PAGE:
If you want to use the program, it’s on GitHub here. This is the forum post that mentions this program.

From Github, download the setup.exe file and run it. Then you can enter “view event log” into Cortana and you should see a choice to run the windows event viewer. The program logs your public IP address to the event log every 15 minutes.

 

 

As shown, under Application and Service Logs, find the PublicIpLogger events and there are a number of events that show the Public IP address, whether they have changed or not.

Enjoy,

:ww

 

Qt Development for Windows

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I’m a long time user of the Qt Development Framework. But every few years, it seems to change hands and everything about how to install it changes.

I recently installed it on Linux Mint, and while it looks like it is built in, the install was anything but simple.

But now I’d like to add a feature to one of my personal programs for Windows, so here we go again. I started by trying to look up a recent YouTube video on the subject and while it was only a year or so old, and all the domains were active, it failed miserably after the install in the same way that the Linux install failed. It was unable to find a valid “Kit”. A Kit for Qt is a set of definitions so that the IDE – integrated Development Environment – can find the other tools like compilers, framework libraries, debugger and make program. Well the Youtube video I found had the same problem. The install looked like it worked, but it brought along no tools, framework or valid kits.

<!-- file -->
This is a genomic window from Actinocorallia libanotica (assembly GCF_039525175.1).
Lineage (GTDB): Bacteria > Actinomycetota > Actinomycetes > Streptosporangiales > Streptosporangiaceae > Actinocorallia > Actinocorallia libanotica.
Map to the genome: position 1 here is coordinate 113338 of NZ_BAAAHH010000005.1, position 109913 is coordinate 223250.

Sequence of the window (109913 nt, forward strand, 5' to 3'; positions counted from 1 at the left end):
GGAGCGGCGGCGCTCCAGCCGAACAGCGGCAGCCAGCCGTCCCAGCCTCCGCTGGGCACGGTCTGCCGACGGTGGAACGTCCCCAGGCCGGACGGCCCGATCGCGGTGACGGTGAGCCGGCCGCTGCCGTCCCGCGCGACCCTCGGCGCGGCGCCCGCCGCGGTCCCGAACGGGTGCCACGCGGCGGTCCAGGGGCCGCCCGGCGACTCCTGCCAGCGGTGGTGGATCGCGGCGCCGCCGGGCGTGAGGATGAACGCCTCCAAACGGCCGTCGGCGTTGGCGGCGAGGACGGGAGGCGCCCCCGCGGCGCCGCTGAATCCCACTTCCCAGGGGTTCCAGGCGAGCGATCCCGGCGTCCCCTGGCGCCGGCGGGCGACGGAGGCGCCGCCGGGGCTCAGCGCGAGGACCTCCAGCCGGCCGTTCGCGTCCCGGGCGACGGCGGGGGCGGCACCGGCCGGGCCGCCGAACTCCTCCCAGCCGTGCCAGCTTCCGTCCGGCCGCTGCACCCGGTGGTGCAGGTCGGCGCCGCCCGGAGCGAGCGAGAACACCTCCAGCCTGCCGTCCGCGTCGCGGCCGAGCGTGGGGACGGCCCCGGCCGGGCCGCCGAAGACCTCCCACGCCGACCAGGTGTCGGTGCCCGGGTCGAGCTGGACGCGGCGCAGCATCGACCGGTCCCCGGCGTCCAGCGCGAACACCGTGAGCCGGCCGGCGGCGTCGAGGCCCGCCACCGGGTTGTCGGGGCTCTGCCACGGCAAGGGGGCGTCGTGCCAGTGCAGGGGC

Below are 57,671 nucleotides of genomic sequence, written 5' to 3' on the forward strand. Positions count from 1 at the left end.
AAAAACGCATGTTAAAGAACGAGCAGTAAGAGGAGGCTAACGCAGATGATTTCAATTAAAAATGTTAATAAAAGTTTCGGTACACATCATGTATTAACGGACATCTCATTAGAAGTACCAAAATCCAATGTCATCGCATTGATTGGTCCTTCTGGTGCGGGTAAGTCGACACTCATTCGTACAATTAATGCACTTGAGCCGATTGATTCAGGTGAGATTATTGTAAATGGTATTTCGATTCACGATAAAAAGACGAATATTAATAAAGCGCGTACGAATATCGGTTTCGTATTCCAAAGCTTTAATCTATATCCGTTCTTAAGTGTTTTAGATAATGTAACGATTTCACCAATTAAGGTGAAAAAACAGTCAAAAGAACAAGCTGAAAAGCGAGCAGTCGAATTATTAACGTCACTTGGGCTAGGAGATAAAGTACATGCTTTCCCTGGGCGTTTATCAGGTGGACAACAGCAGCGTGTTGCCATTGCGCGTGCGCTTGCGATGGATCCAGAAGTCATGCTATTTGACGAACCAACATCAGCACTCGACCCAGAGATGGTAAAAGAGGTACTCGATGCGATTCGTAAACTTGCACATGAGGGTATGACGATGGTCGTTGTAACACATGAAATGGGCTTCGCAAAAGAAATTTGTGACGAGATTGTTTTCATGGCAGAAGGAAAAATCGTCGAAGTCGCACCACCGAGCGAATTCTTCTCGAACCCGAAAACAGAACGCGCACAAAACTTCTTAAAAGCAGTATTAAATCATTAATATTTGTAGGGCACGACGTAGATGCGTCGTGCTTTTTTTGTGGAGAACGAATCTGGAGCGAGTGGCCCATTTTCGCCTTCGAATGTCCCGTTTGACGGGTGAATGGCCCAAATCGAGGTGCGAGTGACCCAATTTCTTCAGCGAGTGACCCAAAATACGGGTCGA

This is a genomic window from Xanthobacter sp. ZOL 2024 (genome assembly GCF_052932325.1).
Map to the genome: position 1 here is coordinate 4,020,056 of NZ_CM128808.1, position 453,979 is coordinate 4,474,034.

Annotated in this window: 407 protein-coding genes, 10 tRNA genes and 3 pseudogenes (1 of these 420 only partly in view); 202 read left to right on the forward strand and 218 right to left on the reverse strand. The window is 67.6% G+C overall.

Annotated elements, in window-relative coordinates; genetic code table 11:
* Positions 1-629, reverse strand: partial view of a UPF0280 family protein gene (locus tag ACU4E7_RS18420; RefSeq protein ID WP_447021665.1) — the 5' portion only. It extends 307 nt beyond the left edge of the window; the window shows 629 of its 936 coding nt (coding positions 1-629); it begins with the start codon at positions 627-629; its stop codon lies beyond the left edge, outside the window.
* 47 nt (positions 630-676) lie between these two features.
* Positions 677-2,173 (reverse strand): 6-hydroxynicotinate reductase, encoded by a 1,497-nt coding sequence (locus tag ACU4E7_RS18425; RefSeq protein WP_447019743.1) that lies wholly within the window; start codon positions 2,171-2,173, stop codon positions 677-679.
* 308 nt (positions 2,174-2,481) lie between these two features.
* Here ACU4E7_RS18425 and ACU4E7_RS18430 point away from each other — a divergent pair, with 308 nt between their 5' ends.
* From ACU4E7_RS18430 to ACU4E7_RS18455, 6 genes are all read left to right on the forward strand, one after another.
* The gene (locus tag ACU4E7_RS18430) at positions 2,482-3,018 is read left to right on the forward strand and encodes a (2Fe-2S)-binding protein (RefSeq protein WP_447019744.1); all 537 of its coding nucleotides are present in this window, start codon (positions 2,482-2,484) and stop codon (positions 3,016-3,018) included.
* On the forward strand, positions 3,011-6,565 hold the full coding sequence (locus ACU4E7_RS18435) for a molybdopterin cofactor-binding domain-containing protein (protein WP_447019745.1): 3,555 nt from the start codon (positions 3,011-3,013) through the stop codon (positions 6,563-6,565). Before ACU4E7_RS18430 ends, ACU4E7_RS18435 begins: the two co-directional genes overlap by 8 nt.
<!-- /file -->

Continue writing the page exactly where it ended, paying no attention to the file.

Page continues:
Well I’ve solved that, so I’m making a post here so that I remember, and maybe it will help you too.

Continue reading “Qt Development for Windows”

Sharing with Linux Mint 18.2 and Windows

I have an “Equal Opportunity” network. A few Windows 10 systems and a lot of Linux Mint systems. And I obviously want to share files among my systems.

Install Samba from 2017-10-06 09-25-01.png

Over the years and versions, Linux Mint has gotten more friendly when sharing files with Windows systems. Samba has always been a thing, but in recent versions, Linux Mint has made it easier to get it going.

Back when I was using Ubuntu – which Linux Mint is based on – in 2008, it was a pain to get Samba going. But things are better now. Now with Linux Mint 18.2 the dialog above is what you get if you navigate to Home and then try to share your personal folder, presumably for read-only, to the rest of the network. That’s a start. Look even an install button.

Continue reading “Sharing with Linux Mint 18.2 and Windows”

Move to Linux

Screenshot from 2016-08-13 07-12-48.png
Linux Mint 18

As you can tell from previous posts, I’m having trouble with the Windows 10 Anniversary Update on one of my machines. It’s an older machine and I suspect that Windows has broken a driver for the old motherboard. The latest version that worked properly was Version 1511 / 10586.545 and each time I restored to the last Restore Point, it went back to that. So apparently, the Anniversary Update 1607 / 14393.51 is the problem.

After going back to a Restore Point on two successive days, I turned off the Windows Update service and the machine was ok for a day, but I decided that this was too risky a state to leave the system. I have decided to move the system to Linux Mint 18, and this post is being typed into that system. It took about 2 hours to do the update, including installing a new system HD, and another couple of hours to set up Thunderbird email.

I have used Linux Mint for many years, and the latest is version 18. I prefer the Cinnamon version, but you may prefer another of the several window managers. For my choice, Cinnamon looks the most like Windows.

This machine is used for email, online shopping and document creation. It has two 1080×1200 monitors driven by an older GTX 270 card. Not the best for gaming, but just fine for it’s uses. Continue reading “Move to Linux”